Below the keyboard is a spacious trackpad that’s smooth to the touch. You can click on the trackpad almost all the way up to the top without having to apply too much pressure, and it supports two-finger scrolling and clicking. (You can also tap the trackpad instead of depressing it.) Overall, it’s fantastic.

The Chromebook 2 is fairly light for a 13-inch laptop, weighing in at 3.1 pounds. That’s 0.2 pounds lighter than Toshiba’s 13-inch Chromebook, though it’s the same weight as Asus’ 13-inch Chromebook that’s due out later this month. (Both of those laptops, however, have 1366-by-768 resolution displays.)

Jared Newman for TIME

Samsung’s Chromebook 2 is also one of the slimmest Chromebooks around, at 0.65 inches, and its bottom half has the same contoured edges found on Samsung’s Ativ Book laptops. Aesthetically, I’m not crazy about the “titan gray” finish–I’d prefer the white or black color options of the 11-inch model–and the faux-stitching makes less sense on a laptop cover than it does on Samsung’s Galaxy phones.

Unlike most other laptops, the Chromebook 2 uses an ARM-based octa-core Exynos processor, a lot like what you’d find in a high-end tablet. This allows it to run quietly with no fan, and despite the high-resolution display it still lasts for more than eight hours on a charge.

That processor does have a downside, in that it’s less powerful than your average laptop. Depending on your needs, this might not be a major issue. I generally didn’t have a problem scrolling through webpages, editing Google Docs or juggling a bunch of browser tabs. But I did notice occasional sluggishness when loading heavy pages and switching between tabs. Compared to Samsung’s original Exynos-based Chromebook, which had a slower processor and just 2 GB of RAM instead of 4 GB, the Chromebook 2 is still a big step up.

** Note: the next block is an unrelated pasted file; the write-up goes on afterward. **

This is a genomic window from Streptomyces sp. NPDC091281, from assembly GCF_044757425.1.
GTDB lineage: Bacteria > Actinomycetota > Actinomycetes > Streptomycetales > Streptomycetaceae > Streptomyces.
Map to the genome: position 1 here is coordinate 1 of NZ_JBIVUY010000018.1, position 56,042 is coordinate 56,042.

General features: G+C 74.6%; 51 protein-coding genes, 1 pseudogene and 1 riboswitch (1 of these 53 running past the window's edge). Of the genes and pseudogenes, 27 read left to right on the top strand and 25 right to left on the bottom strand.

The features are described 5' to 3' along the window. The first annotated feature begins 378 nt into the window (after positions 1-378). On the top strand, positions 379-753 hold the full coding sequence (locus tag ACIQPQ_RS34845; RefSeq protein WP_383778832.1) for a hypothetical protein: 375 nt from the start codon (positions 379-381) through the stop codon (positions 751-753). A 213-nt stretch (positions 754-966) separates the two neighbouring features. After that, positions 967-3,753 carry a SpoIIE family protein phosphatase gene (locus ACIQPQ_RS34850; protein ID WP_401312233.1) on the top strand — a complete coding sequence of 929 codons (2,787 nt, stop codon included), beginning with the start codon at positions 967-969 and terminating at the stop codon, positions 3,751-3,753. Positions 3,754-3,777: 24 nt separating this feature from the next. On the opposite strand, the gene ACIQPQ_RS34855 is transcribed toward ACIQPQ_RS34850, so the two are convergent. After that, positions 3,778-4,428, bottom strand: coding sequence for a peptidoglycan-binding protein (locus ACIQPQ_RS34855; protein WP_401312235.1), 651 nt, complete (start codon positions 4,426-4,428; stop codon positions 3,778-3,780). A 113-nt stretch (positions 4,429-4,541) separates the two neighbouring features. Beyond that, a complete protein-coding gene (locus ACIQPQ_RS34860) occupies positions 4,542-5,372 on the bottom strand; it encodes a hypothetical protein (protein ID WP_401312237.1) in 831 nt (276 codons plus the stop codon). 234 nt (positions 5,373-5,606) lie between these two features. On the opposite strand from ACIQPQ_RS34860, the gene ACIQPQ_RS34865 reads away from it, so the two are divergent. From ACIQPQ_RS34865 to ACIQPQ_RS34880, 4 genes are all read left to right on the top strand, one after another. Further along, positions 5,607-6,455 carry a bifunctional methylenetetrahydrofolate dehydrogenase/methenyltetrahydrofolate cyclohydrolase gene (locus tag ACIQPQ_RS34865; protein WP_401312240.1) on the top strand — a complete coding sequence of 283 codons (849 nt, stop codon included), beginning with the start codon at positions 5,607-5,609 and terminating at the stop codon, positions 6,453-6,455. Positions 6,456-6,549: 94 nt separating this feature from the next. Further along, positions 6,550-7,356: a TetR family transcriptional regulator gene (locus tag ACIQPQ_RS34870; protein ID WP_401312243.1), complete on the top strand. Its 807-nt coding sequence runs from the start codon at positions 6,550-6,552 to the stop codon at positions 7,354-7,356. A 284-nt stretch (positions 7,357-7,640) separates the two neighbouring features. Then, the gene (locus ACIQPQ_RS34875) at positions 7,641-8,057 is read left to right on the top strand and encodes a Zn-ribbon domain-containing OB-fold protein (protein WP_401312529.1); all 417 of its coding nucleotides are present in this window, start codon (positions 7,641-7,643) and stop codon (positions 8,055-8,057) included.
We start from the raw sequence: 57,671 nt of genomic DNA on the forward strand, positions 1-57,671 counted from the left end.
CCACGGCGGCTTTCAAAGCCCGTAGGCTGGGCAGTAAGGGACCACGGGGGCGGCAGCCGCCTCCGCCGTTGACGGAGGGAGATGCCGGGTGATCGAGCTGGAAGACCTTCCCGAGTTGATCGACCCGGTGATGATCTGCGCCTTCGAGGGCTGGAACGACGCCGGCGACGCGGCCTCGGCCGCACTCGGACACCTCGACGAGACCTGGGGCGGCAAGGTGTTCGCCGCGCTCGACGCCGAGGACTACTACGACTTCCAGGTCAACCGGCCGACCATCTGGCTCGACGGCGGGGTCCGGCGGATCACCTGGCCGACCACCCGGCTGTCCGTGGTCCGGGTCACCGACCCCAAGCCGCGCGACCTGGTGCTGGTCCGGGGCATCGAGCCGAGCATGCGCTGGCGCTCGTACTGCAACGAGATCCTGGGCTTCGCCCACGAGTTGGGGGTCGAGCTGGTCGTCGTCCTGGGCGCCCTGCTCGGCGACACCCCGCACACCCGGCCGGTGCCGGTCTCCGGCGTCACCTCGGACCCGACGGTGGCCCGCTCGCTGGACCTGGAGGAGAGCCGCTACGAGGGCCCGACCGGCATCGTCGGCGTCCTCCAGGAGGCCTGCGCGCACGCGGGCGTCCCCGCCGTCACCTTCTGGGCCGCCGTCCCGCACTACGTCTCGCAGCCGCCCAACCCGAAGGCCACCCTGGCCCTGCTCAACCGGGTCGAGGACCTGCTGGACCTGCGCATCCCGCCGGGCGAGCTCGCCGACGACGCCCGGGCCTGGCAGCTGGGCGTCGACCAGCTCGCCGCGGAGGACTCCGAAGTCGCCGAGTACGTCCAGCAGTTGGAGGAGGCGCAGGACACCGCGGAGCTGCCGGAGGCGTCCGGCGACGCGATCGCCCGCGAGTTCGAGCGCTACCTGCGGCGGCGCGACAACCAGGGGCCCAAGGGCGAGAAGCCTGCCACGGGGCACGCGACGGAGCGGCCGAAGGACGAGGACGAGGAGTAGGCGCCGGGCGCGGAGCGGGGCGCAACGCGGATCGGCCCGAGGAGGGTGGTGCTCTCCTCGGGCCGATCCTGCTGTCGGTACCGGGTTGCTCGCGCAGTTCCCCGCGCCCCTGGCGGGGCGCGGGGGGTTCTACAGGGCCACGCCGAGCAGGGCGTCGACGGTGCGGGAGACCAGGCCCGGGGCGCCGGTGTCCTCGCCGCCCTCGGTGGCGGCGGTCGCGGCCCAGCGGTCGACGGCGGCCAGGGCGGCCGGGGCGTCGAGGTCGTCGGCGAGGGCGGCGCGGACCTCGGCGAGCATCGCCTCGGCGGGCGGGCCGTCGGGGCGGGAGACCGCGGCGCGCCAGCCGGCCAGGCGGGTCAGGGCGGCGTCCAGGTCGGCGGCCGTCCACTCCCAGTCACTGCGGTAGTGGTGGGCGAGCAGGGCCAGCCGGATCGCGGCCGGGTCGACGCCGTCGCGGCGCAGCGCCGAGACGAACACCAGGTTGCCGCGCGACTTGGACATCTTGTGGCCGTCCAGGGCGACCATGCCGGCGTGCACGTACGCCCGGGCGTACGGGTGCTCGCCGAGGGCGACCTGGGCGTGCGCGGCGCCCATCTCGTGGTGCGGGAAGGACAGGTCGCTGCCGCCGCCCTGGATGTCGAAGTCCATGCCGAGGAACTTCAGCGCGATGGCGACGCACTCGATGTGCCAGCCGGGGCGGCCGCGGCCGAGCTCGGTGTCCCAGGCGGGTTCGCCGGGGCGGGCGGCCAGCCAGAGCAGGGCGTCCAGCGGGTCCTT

For connectivity, the Chromebook 2 has two USB ports–one on each side–along with HDMI output and a headphone jack. There’s also a microSD card slot, though I wish Samsung had included a full-sized SD slot instead. The speakers are loud and clear enough for video, but like most laptops, you won’t get much bass when listening to music.

If Samsung had only shipped a higher-quality display with the Chromebook 2, I could have fallen in love with this laptop. I’m a sucker for build quality, especially when it comes to the keyboard and trackpad, and I could have forgiven the middling performance, given that it’s still good enough for most basic web browsing. Chromebooks can’t do everything that a Windows laptop or MacBook can–you can’t install desktop software, which rules out programs like Office and iTunes–but the simplicity of a browser-based operating system has its own advantages. The Chromebook 2 could have been the perfect machine for users who want to spend a little more.

Instead, I’m wishing Samsung had tried just a little harder to make the ultimate mid-range Chromebook. This one is frustratingly close.

TIME laptops

Compared: Surface Pro 3 vs. Apple’s MacBook Air and iPad

SurfacePro3Primary_Web
Microsoft

Microsoft's latest hybrid is clearly gunning for Apple's MacBooks, so let's see how the specs, software and prices stack up.